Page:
Love-bombing: What is it and how is it used?

Love-bombing was coined by an American sociologist, Lenora Tomalin, in her book Love Bombing: The New Kind of High. Love-bombing is a technique used in many different types of relationships, from friendships to romantic relationships and even in the workplace. It is a form of manipulation that involves showering the person you are trying to influence with extravagant and expensive gifts, attention, affection or praise. The term is often used to describe the behaviour of someone who is trying to win over another person's affections. 

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Why do people 'love-bomb'?

Love bombing is a calculated attempt to overwhelm someone with love and affection to win them over, which can be manipulative and dangerous. It can be done in person or through social media platforms. The goal is to make the target feel loved and accepted, so they will be less likely to resist the manipulator's demands or goals.

It can be used to make someone feel loved and wanted, or it can be used to control and manipulate someone. Love-bombing can harm the person being love-bombed because it can leave them feeling confused and uncertain about their relationship. If a person is love-bombed, they may not know what to do. They may feel confused about their love and the relationship.

How is love-bombing used?

Love-bombing is regularly used by abusers to control and manipulate their victims. A systematic campaign of excessive compliments, gifts, attention, and love-bombing is used to lure the victim into a false sense of security and make them reliant on the abuser. In addition, the abuser may make the victim feel special and loved when they are being controlled and manipulated.

Love-bombing can be very confusing for the victim, who may not understand why the person they thought was their best friend suddenly seems to be acting so differently.


The effects of love-bombing

Love-bombing can be manipulative and controlling. The person who love-bombs may want to keep the other person close and try to isolate them from their friends and family. It may be a sign of an abusive relationship.

It can also cause confusion, doubt, and fear. The manipulator will often make the person they are targeting feel as if they are the only person who matters in the world and is deeply in love with them. This can be very overwhelming for the targeted person, leading them to question their sanity and whether or not this is love. The manipulator will use this confusion and doubt to control the person, often making them do things they wouldn't normally do. Love-bombing can also lead to fear, as the target may start to worry about what will happen if the relationship ends.

Love-bombing and its effect on mental health

This type of behaviour can harm the mental health of the person being love-bombed. They may feel like they are constantly being watched, monitored, and controlled by their partner. This can lead to feelings of anxiety, paranoia, and depression.


How can you protect yourself from love-bombers?

Love-bombers can sweep you off your feet with excessive displays of affection, and then after they have you hooked, they can start to make unreasonable and possibly abusive demands.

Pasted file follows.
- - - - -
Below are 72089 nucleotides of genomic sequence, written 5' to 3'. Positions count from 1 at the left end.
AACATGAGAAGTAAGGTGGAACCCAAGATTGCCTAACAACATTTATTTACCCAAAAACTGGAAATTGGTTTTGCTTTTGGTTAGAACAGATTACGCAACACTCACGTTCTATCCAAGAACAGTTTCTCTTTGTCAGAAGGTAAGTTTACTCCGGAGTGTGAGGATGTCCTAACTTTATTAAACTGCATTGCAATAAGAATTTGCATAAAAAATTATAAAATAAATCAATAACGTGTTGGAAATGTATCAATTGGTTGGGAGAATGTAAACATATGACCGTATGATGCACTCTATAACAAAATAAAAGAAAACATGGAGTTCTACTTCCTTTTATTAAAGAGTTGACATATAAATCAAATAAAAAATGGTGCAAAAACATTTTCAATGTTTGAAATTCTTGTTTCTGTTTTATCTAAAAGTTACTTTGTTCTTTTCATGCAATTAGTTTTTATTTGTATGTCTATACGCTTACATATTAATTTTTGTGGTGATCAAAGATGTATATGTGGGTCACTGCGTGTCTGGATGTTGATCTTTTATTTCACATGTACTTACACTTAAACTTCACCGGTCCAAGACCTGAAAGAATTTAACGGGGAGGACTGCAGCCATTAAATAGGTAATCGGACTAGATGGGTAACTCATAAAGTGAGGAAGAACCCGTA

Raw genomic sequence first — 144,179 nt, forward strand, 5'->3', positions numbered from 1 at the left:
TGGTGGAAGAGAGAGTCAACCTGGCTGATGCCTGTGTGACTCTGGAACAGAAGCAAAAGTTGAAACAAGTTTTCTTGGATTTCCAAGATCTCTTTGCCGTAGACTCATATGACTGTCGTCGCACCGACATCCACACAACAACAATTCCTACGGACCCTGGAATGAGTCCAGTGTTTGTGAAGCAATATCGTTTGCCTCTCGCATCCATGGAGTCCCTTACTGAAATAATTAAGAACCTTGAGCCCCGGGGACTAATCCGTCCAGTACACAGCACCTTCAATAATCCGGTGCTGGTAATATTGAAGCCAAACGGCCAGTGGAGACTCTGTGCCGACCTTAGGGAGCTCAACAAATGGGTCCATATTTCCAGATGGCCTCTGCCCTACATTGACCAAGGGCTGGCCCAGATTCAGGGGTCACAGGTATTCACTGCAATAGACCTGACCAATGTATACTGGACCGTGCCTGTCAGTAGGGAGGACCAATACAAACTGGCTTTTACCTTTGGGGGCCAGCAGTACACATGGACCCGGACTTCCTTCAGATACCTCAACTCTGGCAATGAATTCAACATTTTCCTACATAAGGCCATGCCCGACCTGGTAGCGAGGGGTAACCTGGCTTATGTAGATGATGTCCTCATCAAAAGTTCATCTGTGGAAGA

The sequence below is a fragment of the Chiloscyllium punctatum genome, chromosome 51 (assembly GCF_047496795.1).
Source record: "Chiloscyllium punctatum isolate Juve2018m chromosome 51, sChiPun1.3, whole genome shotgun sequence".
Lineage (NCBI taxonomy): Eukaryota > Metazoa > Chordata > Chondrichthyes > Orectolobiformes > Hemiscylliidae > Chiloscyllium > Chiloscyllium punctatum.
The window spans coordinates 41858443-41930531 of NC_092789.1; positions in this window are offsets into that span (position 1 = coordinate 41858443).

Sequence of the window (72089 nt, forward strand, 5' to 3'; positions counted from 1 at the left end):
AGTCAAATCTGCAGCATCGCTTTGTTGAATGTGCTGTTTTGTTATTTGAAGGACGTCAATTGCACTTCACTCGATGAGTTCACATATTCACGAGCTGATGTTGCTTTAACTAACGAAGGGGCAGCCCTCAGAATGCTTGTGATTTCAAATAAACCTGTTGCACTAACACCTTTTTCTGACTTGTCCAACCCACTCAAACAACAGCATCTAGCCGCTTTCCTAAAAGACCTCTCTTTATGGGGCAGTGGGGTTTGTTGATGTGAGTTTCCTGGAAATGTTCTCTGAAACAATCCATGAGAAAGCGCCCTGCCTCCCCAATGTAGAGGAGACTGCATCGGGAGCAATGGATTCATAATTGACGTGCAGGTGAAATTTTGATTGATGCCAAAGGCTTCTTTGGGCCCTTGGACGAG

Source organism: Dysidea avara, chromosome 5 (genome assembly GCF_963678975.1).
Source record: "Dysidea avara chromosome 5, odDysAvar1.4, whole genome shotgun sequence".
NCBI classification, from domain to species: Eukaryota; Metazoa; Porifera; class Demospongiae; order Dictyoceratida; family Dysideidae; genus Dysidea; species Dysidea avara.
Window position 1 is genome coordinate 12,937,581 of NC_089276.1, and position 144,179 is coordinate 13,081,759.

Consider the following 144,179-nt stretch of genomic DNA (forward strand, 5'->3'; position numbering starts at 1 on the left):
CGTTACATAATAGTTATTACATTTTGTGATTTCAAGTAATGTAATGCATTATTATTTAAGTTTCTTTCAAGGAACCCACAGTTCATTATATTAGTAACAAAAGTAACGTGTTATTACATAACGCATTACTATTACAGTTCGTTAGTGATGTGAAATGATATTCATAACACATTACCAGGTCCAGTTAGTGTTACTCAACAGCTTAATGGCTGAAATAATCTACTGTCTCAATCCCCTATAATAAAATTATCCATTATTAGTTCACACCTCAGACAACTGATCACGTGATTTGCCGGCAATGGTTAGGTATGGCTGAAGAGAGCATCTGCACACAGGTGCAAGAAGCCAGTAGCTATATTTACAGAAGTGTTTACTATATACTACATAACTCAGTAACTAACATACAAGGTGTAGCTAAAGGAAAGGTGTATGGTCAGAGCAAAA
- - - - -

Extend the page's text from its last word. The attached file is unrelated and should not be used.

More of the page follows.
While love-bombing can seem flattering at first, it can also be toxic, controlling and manipulative.

Here are a few ways to protect yourself from it:

Recognising the signs of love bombing

Be aware of red flags. If the person seems too good to be true, they may be. Watch for signs of manipulation, such as extreme jealousy or control over your life.

Don't rush into anything

Give yourself time to get to know the person before committing to anything serious.

Keep communication

Maintain communication with loved ones, family and friends. Be open and honest. They are often the first to see signs of love-bombing.

Communicate your thoughts 

Tell the love-bomber how you feel. If you need them to step back, be honest.

Set boundaries

Set boundaries and ensure you and they stick to them. For example, let the person know you need time alone and don't tolerate abusive behaviour. If the love-bomber starts to cross those boundaries by not giving you time and space, be assertive in telling them their behaviour is unacceptable.

Know your worth

Don't settle for less. Trust your instincts, and don't be afraid to seek help.

How can Hope Therapy help if you are in a controlling relationship?

Hope Therapy & Counselling Services have a team of experienced and fully qualified counsellors with significant experience working with many types of relationship challenges, including people with particular experience of love bombing and other forms of controlling relationships.

If you or a loved one is struggling, get in touch to learn more about what we can do to support you.

Counselling Directory is not responsible for the articles published by members. The views expressed are those of the member who wrote the article.

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Wantage OX12 & Rickmansworth WD3
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Written by Ian Stockbridge, BSc. (CBT), PGCert (Clinical Supervision), BACP (Accred)
Wantage OX12 & Rickmansworth WD3

Ian Stockbridge is the founder and lead counsellor at Hope Therapy and Counselling Services. 

As an experienced Counsellor, Ian recognised a huge societal need for therapeutic services that were often not being met. As such the 'Hope Agency'was born and its counselling team now offers counselling and therapeutic support throughout the UK.

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